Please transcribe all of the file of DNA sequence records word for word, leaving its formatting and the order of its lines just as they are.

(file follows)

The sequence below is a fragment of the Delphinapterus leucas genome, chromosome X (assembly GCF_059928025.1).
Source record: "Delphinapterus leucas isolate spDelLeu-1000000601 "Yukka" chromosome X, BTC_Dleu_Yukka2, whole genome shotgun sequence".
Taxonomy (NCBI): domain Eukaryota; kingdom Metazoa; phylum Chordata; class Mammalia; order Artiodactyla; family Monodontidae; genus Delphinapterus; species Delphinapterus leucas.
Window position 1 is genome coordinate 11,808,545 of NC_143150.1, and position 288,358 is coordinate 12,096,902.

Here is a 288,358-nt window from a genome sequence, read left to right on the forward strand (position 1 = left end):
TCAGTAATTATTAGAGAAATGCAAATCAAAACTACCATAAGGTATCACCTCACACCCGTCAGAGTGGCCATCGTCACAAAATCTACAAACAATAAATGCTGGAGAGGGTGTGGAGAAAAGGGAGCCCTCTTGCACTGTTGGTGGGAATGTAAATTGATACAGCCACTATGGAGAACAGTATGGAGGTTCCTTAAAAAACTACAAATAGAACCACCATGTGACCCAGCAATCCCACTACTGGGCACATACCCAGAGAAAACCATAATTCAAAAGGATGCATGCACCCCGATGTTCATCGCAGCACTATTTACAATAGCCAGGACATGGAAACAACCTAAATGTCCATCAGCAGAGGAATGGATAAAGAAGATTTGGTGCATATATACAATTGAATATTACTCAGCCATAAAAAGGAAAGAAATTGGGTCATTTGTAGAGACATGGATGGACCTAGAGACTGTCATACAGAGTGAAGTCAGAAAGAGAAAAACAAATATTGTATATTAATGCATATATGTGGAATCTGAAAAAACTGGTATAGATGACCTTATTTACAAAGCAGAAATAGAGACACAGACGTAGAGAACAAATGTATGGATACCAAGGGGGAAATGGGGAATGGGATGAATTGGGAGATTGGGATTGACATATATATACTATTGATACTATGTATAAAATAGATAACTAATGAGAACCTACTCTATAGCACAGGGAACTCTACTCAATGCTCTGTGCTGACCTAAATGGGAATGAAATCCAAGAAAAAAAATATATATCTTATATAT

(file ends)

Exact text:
The sequence below is a fragment of the Delphinapterus leucas genome, chromosome X (assembly GCF_059928025.1).
Source record: "Delphinapterus leucas isolate spDelLeu-1000000601 "Yukka" chromosome X, BTC_Dleu_Yukka2, whole genome shotgun sequence".
Taxonomy (NCBI): domain Eukaryota; kingdom Metazoa; phylum Chordata; class Mammalia; order Artiodactyla; family Monodontidae; genus Delphinapterus; species Delphinapterus leucas.
Window position 1 is genome coordinate 11,808,545 of NC_143150.1, and position 288,358 is coordinate 12,096,902.

Here is a 288,358-nt window from a genome sequence, read left to right on the forward strand (position 1 = left end):
TCAGTAATTATTAGAGAAATGCAAATCAAAACTACCATAAGGTATCACCTCACACCCGTCAGAGTGGCCATCGTCACAAAATCTACAAACAATAAATGCTGGAGAGGGTGTGGAGAAAAGGGAGCCCTCTTGCACTGTTGGTGGGAATGTAAATTGATACAGCCACTATGGAGAACAGTATGGAGGTTCCTTAAAAAACTACAAATAGAACCACCATGTGACCCAGCAATCCCACTACTGGGCACATACCCAGAGAAAACCATAATTCAAAAGGATGCATGCACCCCGATGTTCATCGCAGCACTATTTACAATAGCCAGGACATGGAAACAACCTAAATGTCCATCAGCAGAGGAATGGATAAAGAAGATTTGGTGCATATATACAATTGAATATTACTCAGCCATAAAAAGGAAAGAAATTGGGTCATTTGTAGAGACATGGATGGACCTAGAGACTGTCATACAGAGTGAAGTCAGAAAGAGAAAAACAAATATTGTATATTAATGCATATATGTGGAATCTGAAAAAACTGGTATAGATGACCTTATTTACAAAGCAGAAATAGAGACACAGACGTAGAGAACAAATGTATGGATACCAAGGGGGAAATGGGGAATGGGATGAATTGGGAGATTGGGATTGACATATATATACTATTGATACTATGTATAAAATAGATAACTAATGAGAACCTACTCTATAGCACAGGGAACTCTACTCAATGCTCTGTGCTGACCTAAATGGGAATGAAATCCAAGAAAAAAAATATATATCTTATATAT